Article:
There are also new shooting stars to look forward to like freshly-crowned men’s CWG champions Jitu Rai (men’s 50m pistol), whose confidence has been boosted by having already won a berth in the 2016 Olympic Games with a silver medal in the 50m air pistol event at the recent World Championship and Apurvi Chandela (women’s 10m air rifle), apart from teenagers Malaika Goel and Ayonika Paul, who won silver medals at Glasgow.
But the Indian shooters can expect intense competition, especially from the Chinese and South Korean shooters apart from the marksmen and women from the former Soviet-bloc countries and from some Arabian Gulf nations like Kuwait. In the absence of back-to-back Olympic-medallist Sushil, the wrestling squad would be looking towards London Olympics bronze-winner and two-time CWG champion Yogeshwar Dutt to end a 28-year wait for gold in grappling.
The wrestling mat provided just three bronze medals four years ago and the grapplers would be eager to improve vastly on that as they have preserved themselves for this mega-event by skipping the World Championships at Tashkent earlier this month. Now that the Boxing India elections are over and provisional recognition provided for the new body, the boxing squad can look forward to fighting for laurels under the Indian flag.
Without its poster boy Vijender to give the push like he did four years ago, the squad will now be looking up to its 33-year-old comeback man Akhil Kumar, the 2006 CWG champion, to provide the inspiration for bettering its superb haul of nine medals (two gold, three silver and four bronze), which was second only to athletics in Guangzhou.
Among women is M C Mary Kom, the former world champion, who is eager to make it a gold this time around after the bronze in the 51kg category in the last Games. There is also the racquet discipline of badminton, spearheaded by the women’s duo of Olympic bronze winner Saina Nehwal and two-time medallist in World Championships, P V Sindhu.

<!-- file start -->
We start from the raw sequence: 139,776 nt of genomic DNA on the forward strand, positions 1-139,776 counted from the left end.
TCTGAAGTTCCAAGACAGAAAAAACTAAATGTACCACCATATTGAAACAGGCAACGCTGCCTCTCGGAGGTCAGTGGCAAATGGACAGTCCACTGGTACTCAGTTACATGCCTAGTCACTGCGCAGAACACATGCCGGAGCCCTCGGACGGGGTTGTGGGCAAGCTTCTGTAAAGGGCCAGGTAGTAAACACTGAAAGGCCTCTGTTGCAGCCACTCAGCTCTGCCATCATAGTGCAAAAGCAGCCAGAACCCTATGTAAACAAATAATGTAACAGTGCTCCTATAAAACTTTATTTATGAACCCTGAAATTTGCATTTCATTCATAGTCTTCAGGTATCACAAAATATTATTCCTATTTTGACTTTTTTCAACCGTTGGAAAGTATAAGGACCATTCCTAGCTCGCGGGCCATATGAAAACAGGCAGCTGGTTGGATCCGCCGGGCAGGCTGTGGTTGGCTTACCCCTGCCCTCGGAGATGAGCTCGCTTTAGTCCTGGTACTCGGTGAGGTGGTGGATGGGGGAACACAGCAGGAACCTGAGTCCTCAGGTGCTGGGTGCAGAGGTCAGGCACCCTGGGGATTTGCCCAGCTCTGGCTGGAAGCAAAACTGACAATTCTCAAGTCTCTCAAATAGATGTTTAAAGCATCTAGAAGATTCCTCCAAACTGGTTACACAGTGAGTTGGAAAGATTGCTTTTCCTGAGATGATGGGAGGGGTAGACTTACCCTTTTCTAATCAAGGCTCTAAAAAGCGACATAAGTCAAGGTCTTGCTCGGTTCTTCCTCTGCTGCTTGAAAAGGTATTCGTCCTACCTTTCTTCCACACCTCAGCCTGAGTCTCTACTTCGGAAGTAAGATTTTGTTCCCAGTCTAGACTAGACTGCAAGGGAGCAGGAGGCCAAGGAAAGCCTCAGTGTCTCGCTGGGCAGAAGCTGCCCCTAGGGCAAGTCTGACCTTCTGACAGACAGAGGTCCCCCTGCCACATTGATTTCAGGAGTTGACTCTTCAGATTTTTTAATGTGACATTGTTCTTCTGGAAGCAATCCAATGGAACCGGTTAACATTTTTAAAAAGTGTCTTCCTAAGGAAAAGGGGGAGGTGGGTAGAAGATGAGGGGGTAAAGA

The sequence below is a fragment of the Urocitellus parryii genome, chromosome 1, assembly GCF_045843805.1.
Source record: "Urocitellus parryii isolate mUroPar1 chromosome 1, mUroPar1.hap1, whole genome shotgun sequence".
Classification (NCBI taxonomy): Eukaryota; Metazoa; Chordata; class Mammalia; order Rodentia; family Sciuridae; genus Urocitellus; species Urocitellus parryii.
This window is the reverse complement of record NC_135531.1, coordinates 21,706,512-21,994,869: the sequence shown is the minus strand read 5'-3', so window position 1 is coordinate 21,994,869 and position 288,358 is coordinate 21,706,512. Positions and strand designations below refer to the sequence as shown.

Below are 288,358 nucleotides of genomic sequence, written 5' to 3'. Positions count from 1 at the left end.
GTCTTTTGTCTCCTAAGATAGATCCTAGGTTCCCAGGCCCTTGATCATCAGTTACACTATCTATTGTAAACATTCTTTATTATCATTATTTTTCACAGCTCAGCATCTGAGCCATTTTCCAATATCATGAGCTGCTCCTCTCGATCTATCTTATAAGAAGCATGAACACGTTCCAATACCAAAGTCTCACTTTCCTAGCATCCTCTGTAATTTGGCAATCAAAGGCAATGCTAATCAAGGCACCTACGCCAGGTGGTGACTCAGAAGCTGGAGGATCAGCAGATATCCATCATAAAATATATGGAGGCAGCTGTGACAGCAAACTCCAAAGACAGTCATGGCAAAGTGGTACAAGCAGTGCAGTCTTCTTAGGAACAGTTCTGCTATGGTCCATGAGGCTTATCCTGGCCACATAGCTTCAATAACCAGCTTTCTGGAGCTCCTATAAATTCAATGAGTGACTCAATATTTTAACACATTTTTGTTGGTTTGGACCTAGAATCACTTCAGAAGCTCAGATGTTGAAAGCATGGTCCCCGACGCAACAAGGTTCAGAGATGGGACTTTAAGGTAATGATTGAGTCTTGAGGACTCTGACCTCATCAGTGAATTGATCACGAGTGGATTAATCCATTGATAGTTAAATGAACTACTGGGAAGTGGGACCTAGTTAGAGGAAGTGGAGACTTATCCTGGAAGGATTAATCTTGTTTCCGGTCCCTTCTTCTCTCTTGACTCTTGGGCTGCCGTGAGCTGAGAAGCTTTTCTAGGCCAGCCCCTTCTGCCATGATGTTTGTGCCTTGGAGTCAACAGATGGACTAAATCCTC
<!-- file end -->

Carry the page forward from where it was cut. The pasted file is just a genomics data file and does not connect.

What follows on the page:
After a disappointing run at the preceding World Championships in Denmark, when she exited in the quarterfinals, Saina moved away from her home base of Hyderabad and national coach P Gopichand to train under Vimal Kumar in Bangalore ahead of these Games. The competition for Saina, Sindhu as well as the men shuttlers like London Olympics quarterfinalist P Kashyap would be extremely stiff from China, Indonesia, Malaysia, hosts Korea and Japan to name a few.
Women’s doubles specialists Jwala Gutta has pulled out due to a knee injury and her long-time partner Ashwini Ponnappa will have to hunt for the medal with a new partner, a none-too-easy task within such a short period of time.
Saurav Ghosal and Deepika Pallikal, who bagged the women’s doubles gold with Joshna Chinappa in the Glasgow CWG, would be spearheading the campaign in squash in which the country is expected to win medals in all four categories. Ghosal is the top seed in men’s singles and the team has been seeded third in both men and women’s groups.
India would also be looking forward to some success from their weightlifters, who drew a blank in Guangzhou, and the archers, who too performed dismally four years ago. The water disciplines of rowing and yachting generally held far away from the main centre of action – have been happy medal hunting arenas, especially over the last two editions for the former and the last three for the latter.
Rowers had won 5 silver and 2 bronze combined at Doha, Qatar and Guangzhou, China. Bajrang Lal Takhar had scripted history in 2010 by winning the gold in men’s single sculls four years after winning the first-ever individual silver in Doha.
In Guangzhou, India secured eight medals in chess, cue sports and roller sports but these disciplines have been axed in the Incheon Games which has dealt a big blow to the country’s medal aspirations. India would also be competing in other disciplines like men’s and women’s football, men’s and women’s volleyball men’s basketball, table tennis, golf, equestrian, judo, taekwondo, gymnastics, handball wushu and sepak takraw, but medal hopes from these arenas are slim, if not non-existent.